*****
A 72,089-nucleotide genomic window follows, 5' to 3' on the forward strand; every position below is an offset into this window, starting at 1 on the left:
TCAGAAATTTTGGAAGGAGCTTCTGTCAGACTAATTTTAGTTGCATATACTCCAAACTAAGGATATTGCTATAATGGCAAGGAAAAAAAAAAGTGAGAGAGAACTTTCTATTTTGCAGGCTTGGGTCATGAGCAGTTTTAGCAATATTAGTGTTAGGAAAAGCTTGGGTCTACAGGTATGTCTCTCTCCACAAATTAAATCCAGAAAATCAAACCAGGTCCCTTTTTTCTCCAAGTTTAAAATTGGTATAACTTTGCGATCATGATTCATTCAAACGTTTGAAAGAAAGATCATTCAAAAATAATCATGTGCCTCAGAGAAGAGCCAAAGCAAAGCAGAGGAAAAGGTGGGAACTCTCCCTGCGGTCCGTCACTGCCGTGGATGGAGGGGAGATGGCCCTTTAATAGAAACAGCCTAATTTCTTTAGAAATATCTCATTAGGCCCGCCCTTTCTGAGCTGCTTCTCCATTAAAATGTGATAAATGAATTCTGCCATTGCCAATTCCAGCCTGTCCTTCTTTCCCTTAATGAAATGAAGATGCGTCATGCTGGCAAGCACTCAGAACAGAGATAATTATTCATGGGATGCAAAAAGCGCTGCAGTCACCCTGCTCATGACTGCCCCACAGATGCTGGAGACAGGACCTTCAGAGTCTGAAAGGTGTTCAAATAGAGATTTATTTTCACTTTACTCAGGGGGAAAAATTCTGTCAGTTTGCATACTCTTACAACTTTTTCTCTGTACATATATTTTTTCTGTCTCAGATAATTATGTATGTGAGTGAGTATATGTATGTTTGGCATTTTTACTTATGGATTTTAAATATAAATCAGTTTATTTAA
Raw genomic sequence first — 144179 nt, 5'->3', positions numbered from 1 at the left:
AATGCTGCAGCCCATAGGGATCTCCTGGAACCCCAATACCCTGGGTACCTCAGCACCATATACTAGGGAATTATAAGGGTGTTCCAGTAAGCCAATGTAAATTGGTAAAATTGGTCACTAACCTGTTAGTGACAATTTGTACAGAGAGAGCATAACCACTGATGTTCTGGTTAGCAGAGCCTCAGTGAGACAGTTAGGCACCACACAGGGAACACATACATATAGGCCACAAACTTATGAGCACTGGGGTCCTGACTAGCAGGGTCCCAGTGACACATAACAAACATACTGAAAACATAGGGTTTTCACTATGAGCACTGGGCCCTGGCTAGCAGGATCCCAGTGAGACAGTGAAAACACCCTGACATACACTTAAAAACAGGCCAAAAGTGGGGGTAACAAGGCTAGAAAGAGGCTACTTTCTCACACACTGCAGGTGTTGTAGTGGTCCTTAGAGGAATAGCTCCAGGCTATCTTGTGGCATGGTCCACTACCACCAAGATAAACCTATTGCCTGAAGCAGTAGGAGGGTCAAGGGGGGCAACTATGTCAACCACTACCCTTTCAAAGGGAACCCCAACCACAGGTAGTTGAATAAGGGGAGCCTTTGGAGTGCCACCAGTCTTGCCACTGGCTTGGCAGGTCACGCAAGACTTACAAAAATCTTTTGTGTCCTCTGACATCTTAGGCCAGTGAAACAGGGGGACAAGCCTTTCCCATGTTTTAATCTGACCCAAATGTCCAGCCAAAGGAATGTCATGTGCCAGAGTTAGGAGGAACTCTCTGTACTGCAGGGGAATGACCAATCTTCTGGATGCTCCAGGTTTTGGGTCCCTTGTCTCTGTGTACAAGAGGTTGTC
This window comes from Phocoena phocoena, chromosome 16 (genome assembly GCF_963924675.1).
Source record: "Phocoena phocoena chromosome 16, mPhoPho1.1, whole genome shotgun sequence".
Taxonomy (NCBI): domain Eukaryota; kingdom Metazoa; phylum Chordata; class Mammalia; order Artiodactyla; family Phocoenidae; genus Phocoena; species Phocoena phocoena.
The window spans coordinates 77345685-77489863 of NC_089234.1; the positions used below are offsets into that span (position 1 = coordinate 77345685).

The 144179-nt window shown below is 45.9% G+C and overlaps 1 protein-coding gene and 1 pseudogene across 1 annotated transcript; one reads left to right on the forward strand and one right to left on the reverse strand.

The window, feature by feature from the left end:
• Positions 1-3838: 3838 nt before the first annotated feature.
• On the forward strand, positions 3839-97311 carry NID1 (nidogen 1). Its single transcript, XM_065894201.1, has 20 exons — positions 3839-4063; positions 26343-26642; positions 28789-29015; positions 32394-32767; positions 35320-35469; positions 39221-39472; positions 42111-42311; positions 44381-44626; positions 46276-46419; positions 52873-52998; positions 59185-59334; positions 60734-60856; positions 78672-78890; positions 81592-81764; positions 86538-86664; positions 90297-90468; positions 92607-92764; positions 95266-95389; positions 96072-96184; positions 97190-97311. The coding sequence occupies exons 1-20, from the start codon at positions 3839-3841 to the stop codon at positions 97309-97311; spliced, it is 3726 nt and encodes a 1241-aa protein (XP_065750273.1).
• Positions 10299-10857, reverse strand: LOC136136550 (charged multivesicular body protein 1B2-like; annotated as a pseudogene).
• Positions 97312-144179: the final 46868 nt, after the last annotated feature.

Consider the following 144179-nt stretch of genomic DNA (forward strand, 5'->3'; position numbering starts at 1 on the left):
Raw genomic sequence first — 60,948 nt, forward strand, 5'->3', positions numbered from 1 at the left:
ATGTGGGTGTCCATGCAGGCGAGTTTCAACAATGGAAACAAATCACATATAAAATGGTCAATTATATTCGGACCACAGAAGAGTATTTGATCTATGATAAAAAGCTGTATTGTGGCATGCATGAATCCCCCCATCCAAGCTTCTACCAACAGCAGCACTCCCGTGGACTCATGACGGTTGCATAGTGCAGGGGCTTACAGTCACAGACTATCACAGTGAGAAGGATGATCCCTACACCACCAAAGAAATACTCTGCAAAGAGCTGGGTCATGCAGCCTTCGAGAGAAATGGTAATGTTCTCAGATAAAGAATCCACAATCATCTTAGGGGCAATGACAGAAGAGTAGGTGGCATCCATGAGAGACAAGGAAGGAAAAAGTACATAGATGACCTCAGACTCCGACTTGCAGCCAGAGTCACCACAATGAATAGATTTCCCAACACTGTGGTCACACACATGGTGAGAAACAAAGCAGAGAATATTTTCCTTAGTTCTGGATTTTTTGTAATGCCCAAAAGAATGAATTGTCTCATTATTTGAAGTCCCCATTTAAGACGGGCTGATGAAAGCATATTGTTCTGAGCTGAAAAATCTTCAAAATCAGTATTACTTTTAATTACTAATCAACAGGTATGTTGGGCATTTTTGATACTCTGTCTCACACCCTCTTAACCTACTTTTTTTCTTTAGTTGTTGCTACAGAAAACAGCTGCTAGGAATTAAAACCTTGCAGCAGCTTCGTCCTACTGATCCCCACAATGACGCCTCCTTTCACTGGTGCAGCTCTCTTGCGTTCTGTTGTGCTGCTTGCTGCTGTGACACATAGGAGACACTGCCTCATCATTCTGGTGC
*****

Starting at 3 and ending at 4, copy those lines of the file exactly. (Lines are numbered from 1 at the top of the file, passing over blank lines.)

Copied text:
Raw genomic sequence first — 144179 nt, 5'->3', positions numbered from 1 at the left:
AATGCTGCAGCCCATAGGGATCTCCTGGAACCCCAATACCCTGGGTACCTCAGCACCATATACTAGGGAATTATAAGGGTGTTCCAGTAAGCCAATGTAAATTGGTAAAATTGGTCACTAACCTGTTAGTGACAATTTGTACAGAGAGAGCATAACCACTGATGTTCTGGTTAGCAGAGCCTCAGTGAGACAGTTAGGCACCACACAGGGAACACATACATATAGGCCACAAACTTATGAGCACTGGGGTCCTGACTAGCAGGGTCCCAGTGACACATAACAAACATACTGAAAACATAGGGTTTTCACTATGAGCACTGGGCCCTGGCTAGCAGGATCCCAGTGAGACAGTGAAAACACCCTGACATACACTTAAAAACAGGCCAAAAGTGGGGGTAACAAGGCTAGAAAGAGGCTACTTTCTCACACACTGCAGGTGTTGTAGTGGTCCTTAGAGGAATAGCTCCAGGCTATCTTGTGGCATGGTCCACTACCACCAAGATAAACCTATTGCCTGAAGCAGTAGGAGGGTCAAGGGGGGCAACTATGTCAACCACTACCCTTTCAAAGGGAACCCCAACCACAGGTAGTTGAATAAGGGGAGCCTTTGGAGTGCCACCAGTCTTGCCACTGGCTTGGCAGGTCACGCAAGACTTACAAAAATCTTTTGTGTCCTCTGACATCTTAGGCCAGTGAAACAGGGGGACAAGCCTTTCCCATGTTTTAATCTGACCCAAATGTCCAGCCAAAGGAATGTCATGTGCCAGAGTTAGGAGGAACTCTCTGTACTGCAGGGGAATGACCAATCTTCTGGATGCTCCAGGTTTTGGGTCCCTTGTCTCTGTGTACAAGAGGTTGTC